"Art and social media" -- this topic is all anyone wants to talk about these days. The discussion extends from the staid -- the National Endowment for the Arts released a report titled "Audience 2.0: How Technology Influences Arts Participation" -- to more spicy ruminations on what "social media art" offers as a new category, as in the artist An Xiao’s recent three-part series for Hyperallergic.
On the one hand, this faddish obsession with "social media" is understandable. The Facebook Corp. has begun to wrap its fingers around every other aspect of life, so it is clearly logical to ask what effects social media might have on art-making. But at the same time, I find the chatter somehow sad, as if visual art’s power to inspire passion among a larger audience is so attenuated that it has to throw itself on whatever trendy thing is out there, to win some reflected glory for itself.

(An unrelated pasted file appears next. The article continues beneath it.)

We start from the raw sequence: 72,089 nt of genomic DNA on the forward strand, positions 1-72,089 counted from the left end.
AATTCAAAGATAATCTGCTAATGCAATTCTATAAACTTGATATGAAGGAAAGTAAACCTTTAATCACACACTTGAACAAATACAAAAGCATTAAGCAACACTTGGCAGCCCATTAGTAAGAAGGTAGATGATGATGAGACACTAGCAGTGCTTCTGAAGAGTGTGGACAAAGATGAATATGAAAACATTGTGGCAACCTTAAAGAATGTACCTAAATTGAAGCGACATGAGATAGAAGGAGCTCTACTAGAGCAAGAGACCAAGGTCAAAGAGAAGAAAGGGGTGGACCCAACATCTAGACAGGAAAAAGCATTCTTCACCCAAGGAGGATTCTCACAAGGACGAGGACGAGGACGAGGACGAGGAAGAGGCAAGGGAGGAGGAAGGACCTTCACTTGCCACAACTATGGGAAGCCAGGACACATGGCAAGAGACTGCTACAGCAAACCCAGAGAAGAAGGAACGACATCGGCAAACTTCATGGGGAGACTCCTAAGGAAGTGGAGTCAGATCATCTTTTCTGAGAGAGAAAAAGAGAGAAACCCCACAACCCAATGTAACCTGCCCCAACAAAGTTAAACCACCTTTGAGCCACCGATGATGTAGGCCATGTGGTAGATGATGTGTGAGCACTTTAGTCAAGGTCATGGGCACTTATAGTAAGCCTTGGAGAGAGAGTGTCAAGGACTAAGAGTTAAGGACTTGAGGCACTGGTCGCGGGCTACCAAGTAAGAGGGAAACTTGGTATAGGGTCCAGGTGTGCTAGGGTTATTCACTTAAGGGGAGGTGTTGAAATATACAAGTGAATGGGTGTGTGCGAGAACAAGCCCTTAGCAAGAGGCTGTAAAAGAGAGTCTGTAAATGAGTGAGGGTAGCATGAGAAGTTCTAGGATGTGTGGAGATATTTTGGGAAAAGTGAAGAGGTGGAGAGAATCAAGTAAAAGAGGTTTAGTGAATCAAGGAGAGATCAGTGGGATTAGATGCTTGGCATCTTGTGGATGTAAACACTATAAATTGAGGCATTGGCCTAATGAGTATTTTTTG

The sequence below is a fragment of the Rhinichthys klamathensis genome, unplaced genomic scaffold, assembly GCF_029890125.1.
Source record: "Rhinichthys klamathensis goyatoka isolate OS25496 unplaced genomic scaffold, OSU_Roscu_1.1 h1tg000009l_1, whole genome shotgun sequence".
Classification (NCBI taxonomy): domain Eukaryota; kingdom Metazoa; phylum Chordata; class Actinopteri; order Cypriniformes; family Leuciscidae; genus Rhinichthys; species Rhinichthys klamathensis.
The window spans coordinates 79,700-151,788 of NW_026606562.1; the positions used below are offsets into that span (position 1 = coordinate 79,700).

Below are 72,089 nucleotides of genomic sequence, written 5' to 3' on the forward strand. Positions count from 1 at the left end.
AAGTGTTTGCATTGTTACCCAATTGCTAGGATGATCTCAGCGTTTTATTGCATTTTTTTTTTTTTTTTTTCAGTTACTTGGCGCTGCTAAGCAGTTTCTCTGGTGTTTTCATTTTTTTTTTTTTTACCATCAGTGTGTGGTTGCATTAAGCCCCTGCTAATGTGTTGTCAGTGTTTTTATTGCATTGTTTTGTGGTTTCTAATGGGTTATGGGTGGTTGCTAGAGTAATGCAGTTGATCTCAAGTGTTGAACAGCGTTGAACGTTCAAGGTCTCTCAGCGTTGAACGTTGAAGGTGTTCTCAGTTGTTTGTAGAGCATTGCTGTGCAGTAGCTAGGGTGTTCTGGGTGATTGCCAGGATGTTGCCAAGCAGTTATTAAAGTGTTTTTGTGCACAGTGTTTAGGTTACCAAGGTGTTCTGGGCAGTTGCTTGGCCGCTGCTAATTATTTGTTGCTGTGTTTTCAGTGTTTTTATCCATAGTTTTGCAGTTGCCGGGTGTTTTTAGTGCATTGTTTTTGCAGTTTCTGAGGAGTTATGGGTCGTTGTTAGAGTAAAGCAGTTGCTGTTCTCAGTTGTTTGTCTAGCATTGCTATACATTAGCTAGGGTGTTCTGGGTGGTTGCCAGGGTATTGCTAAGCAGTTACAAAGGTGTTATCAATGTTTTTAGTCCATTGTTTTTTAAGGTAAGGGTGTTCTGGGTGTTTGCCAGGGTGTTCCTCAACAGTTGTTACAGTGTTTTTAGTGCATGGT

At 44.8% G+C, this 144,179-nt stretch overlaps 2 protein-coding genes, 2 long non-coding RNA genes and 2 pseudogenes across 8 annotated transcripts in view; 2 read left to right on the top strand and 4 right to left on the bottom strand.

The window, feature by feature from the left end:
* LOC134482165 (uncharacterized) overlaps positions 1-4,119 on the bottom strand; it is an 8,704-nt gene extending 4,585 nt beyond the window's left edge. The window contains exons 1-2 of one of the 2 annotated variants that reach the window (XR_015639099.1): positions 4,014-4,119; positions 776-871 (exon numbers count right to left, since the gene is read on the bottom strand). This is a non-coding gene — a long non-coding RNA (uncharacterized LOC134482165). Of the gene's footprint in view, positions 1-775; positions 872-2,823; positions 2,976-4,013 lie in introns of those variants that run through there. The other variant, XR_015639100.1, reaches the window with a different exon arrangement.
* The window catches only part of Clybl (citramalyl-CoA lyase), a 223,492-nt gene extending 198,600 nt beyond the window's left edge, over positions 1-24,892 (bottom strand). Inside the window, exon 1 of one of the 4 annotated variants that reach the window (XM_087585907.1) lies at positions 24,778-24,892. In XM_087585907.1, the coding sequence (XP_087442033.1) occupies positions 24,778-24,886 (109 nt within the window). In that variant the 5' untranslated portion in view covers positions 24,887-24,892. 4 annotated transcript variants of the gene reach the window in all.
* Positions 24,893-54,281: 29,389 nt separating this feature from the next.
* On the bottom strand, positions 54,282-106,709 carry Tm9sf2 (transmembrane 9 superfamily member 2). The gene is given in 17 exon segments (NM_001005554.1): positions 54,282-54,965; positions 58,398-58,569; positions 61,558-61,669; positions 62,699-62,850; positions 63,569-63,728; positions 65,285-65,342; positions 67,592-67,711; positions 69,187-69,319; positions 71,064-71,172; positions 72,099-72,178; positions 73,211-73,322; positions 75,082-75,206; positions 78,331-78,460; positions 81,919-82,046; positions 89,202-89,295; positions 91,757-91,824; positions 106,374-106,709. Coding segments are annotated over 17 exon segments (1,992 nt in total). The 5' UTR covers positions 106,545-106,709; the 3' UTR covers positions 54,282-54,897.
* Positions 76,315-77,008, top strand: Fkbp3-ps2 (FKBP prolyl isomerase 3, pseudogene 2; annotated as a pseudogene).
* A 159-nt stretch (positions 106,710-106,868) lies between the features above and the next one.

So, the question for me is this: Is there any more interesting way to think about the topic than the loose and impressionistic manner that it is currently framed? Maybe it’s worth noting that, of all the buzzwords of the present-day lexicon, "social media" is perhaps the only one that is more vaguely defined than "art." Let’s begin, then, by clarifying terms to see if we can get to a more interesting place.